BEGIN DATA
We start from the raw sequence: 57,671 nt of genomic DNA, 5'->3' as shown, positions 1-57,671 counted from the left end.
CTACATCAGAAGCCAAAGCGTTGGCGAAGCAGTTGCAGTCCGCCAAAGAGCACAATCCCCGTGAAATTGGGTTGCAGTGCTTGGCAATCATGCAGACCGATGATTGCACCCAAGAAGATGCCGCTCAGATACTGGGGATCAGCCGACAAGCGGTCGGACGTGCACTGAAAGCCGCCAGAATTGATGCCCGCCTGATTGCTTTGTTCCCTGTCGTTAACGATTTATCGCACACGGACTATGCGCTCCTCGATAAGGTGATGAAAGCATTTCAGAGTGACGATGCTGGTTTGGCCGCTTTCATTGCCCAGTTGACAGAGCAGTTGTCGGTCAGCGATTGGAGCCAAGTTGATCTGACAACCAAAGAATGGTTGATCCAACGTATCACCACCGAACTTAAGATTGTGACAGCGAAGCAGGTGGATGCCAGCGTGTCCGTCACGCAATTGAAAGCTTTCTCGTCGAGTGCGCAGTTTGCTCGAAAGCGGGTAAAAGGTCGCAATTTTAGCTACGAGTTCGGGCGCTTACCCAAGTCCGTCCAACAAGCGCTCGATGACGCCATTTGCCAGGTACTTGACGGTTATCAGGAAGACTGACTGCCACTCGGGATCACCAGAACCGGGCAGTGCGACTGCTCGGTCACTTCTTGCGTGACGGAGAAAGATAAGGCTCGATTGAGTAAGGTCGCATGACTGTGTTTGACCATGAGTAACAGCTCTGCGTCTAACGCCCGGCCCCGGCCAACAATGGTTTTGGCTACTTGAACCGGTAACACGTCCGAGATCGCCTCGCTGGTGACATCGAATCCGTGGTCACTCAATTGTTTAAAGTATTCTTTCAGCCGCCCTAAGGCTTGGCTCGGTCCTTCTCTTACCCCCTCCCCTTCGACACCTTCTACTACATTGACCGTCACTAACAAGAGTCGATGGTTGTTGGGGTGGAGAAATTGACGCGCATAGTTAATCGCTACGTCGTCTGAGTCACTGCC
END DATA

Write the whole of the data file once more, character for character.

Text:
We start from the raw sequence: 57,671 nt of genomic DNA, 5'->3' as shown, positions 1-57,671 counted from the left end.
CTACATCAGAAGCCAAAGCGTTGGCGAAGCAGTTGCAGTCCGCCAAAGAGCACAATCCCCGTGAAATTGGGTTGCAGTGCTTGGCAATCATGCAGACCGATGATTGCACCCAAGAAGATGCCGCTCAGATACTGGGGATCAGCCGACAAGCGGTCGGACGTGCACTGAAAGCCGCCAGAATTGATGCCCGCCTGATTGCTTTGTTCCCTGTCGTTAACGATTTATCGCACACGGACTATGCGCTCCTCGATAAGGTGATGAAAGCATTTCAGAGTGACGATGCTGGTTTGGCCGCTTTCATTGCCCAGTTGACAGAGCAGTTGTCGGTCAGCGATTGGAGCCAAGTTGATCTGACAACCAAAGAATGGTTGATCCAACGTATCACCACCGAACTTAAGATTGTGACAGCGAAGCAGGTGGATGCCAGCGTGTCCGTCACGCAATTGAAAGCTTTCTCGTCGAGTGCGCAGTTTGCTCGAAAGCGGGTAAAAGGTCGCAATTTTAGCTACGAGTTCGGGCGCTTACCCAAGTCCGTCCAACAAGCGCTCGATGACGCCATTTGCCAGGTACTTGACGGTTATCAGGAAGACTGACTGCCACTCGGGATCACCAGAACCGGGCAGTGCGACTGCTCGGTCACTTCTTGCGTGACGGAGAAAGATAAGGCTCGATTGAGTAAGGTCGCATGACTGTGTTTGACCATGAGTAACAGCTCTGCGTCTAACGCCCGGCCCCGGCCAACAATGGTTTTGGCTACTTGAACCGGTAACACGTCCGAGATCGCCTCGCTGGTGACATCGAATCCGTGGTCACTCAATTGTTTAAAGTATTCTTTCAGCCGCCCTAAGGCTTGGCTCGGTCCTTCTCTTACCCCCTCCCCTTCGACACCTTCTACTACATTGACCGTCACTAACAAGAGTCGATGGTTGTTGGGGTGGAGAAATTGACGCGCATAGTTAATCGCTACGTCGTCTGAGTCACTGCC